As evening approached, I came to Jesus and said, "I don't remotely have enough time to get everything done this week. It's getting late. Please tell me which commitments to let go of! I know you brought these people and ministries into my life as a result of prayer, but it's obvious that I can't handle all of this. Can't someone else do it?"

Jesus replied, "The responsibilities I have ordained for you do not need to go away. You fulfill them."

"I have here only five weekdays and two weekend days," I answered.

"Bring them here to Me," He said. He directed me to sit at His feet. Taking the five weekdays and two weekend days, and looking up to heaven, He gave thanks and broke them into moments. Then He gave them to me, and I gave them to my precious family as well as to the duties and ministries He has faithfully entrusted to me. Each obligation that week was fulfilled, each responsibility carried out with joy. And I found that I had some moments (and a little energy) left over!

Oh, what abundance we experience when we yield our moments and our days to the One Who spoke them into being! The touch of Jesus is all it takes to transform "meager" into "bountiful." Let's go before Him today, offering Him our loaves and fish-- the days and weeks that we clutch in our baskets, which so often don't seem like enough. He will take them, bless them, and make them enough to satisfy His perfect will... feeding and nourishing all- including us! When I relinquish all I have to Him, I can be certain that what He places back into my hands will be more than sufficient to accomplish His purposes.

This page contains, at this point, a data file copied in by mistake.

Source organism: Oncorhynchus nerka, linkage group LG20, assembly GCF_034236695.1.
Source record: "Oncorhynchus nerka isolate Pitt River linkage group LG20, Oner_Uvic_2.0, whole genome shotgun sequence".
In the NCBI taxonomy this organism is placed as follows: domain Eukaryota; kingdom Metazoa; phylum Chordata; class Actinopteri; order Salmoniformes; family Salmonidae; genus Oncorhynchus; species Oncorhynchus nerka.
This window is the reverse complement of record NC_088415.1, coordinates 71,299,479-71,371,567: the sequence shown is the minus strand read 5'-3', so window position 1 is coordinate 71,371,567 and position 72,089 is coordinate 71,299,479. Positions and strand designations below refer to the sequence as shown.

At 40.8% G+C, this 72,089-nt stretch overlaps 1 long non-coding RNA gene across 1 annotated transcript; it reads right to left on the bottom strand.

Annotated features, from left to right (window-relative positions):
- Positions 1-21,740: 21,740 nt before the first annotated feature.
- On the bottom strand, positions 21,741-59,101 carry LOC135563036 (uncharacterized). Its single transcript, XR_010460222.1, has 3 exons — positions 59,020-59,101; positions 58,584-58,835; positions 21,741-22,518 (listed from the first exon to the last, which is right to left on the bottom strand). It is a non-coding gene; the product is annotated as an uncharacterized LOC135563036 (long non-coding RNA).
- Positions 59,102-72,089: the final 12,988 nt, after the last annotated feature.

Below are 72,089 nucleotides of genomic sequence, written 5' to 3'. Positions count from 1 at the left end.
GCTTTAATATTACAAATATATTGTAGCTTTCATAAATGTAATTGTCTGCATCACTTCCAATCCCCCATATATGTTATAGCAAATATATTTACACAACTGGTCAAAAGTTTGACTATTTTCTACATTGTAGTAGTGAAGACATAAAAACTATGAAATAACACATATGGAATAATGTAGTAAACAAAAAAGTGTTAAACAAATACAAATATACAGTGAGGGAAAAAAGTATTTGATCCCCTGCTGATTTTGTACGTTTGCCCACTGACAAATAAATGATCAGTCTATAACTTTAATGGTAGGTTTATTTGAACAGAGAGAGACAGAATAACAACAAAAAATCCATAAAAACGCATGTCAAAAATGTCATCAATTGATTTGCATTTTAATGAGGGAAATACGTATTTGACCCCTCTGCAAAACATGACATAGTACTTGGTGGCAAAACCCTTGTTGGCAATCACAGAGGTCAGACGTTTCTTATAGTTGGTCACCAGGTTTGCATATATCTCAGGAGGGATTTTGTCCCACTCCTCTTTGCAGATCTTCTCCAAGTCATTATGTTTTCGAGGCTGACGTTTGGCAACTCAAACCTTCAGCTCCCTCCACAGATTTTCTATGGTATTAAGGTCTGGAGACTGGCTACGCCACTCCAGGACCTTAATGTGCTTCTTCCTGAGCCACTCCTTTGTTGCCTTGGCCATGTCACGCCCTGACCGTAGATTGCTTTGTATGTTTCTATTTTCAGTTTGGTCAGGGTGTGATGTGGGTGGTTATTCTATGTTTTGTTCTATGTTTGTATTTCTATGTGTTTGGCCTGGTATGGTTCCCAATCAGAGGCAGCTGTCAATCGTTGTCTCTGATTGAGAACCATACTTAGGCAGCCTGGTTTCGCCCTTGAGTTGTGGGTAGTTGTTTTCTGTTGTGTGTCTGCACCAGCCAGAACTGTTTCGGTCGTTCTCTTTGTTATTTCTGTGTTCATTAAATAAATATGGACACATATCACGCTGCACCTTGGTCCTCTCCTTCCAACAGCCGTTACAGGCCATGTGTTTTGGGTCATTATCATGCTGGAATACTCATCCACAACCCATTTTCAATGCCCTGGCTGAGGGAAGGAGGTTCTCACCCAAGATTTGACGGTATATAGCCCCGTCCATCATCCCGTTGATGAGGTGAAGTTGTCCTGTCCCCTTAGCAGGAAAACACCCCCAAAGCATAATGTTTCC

"Now to him who is able to do immeasurably more than all we ask or imagine, according to his power that is at work within us, to him be glory in the church and in Christ Jesus throughout all generations, for ever and ever! Amen." Ephesians 3:20-21

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Wednesday, April 18, 2007


"Come to me, all you who are weary and burdened, and I will give you rest. Take my yoke upon you and learn from me, for I am gentle and humble in heart, and you will find rest for your souls. For my yoke is easy and my burden is light."
Matthew 11:28-30

yoke: (n) something that couples or binds together; a bond or tie. (v) to join, couple, link, or unite.